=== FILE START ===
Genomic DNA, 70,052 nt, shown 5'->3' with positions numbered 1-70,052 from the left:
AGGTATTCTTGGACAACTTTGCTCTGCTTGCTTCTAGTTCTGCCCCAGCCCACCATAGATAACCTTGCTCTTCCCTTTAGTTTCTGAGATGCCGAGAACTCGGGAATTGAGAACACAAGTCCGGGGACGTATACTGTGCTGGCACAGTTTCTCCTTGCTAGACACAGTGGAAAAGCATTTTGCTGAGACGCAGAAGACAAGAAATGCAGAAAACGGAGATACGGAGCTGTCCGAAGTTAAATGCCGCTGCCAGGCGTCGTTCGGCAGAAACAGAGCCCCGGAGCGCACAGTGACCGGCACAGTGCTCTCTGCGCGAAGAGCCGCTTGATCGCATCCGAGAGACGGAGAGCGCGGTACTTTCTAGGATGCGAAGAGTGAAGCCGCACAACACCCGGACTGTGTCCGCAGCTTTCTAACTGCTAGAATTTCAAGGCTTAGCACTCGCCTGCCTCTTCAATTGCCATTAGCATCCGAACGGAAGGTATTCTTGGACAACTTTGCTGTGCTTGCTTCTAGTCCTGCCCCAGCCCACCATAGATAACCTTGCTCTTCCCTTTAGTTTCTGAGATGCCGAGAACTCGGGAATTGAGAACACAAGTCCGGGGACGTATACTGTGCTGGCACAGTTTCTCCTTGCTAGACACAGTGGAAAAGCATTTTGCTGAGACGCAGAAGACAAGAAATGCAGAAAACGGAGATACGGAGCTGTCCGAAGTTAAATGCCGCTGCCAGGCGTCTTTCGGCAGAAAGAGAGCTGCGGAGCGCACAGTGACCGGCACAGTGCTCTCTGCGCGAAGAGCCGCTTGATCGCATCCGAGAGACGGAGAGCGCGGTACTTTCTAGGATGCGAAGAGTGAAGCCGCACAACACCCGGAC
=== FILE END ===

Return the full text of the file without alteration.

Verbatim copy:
Genomic DNA, 70,052 nt, shown 5'->3' with positions numbered 1-70,052 from the left:
AGGTATTCTTGGACAACTTTGCTCTGCTTGCTTCTAGTTCTGCCCCAGCCCACCATAGATAACCTTGCTCTTCCCTTTAGTTTCTGAGATGCCGAGAACTCGGGAATTGAGAACACAAGTCCGGGGACGTATACTGTGCTGGCACAGTTTCTCCTTGCTAGACACAGTGGAAAAGCATTTTGCTGAGACGCAGAAGACAAGAAATGCAGAAAACGGAGATACGGAGCTGTCCGAAGTTAAATGCCGCTGCCAGGCGTCGTTCGGCAGAAACAGAGCCCCGGAGCGCACAGTGACCGGCACAGTGCTCTCTGCGCGAAGAGCCGCTTGATCGCATCCGAGAGACGGAGAGCGCGGTACTTTCTAGGATGCGAAGAGTGAAGCCGCACAACACCCGGACTGTGTCCGCAGCTTTCTAACTGCTAGAATTTCAAGGCTTAGCACTCGCCTGCCTCTTCAATTGCCATTAGCATCCGAACGGAAGGTATTCTTGGACAACTTTGCTGTGCTTGCTTCTAGTCCTGCCCCAGCCCACCATAGATAACCTTGCTCTTCCCTTTAGTTTCTGAGATGCCGAGAACTCGGGAATTGAGAACACAAGTCCGGGGACGTATACTGTGCTGGCACAGTTTCTCCTTGCTAGACACAGTGGAAAAGCATTTTGCTGAGACGCAGAAGACAAGAAATGCAGAAAACGGAGATACGGAGCTGTCCGAAGTTAAATGCCGCTGCCAGGCGTCTTTCGGCAGAAAGAGAGCTGCGGAGCGCACAGTGACCGGCACAGTGCTCTCTGCGCGAAGAGCCGCTTGATCGCATCCGAGAGACGGAGAGCGCGGTACTTTCTAGGATGCGAAGAGTGAAGCCGCACAACACCCGGAC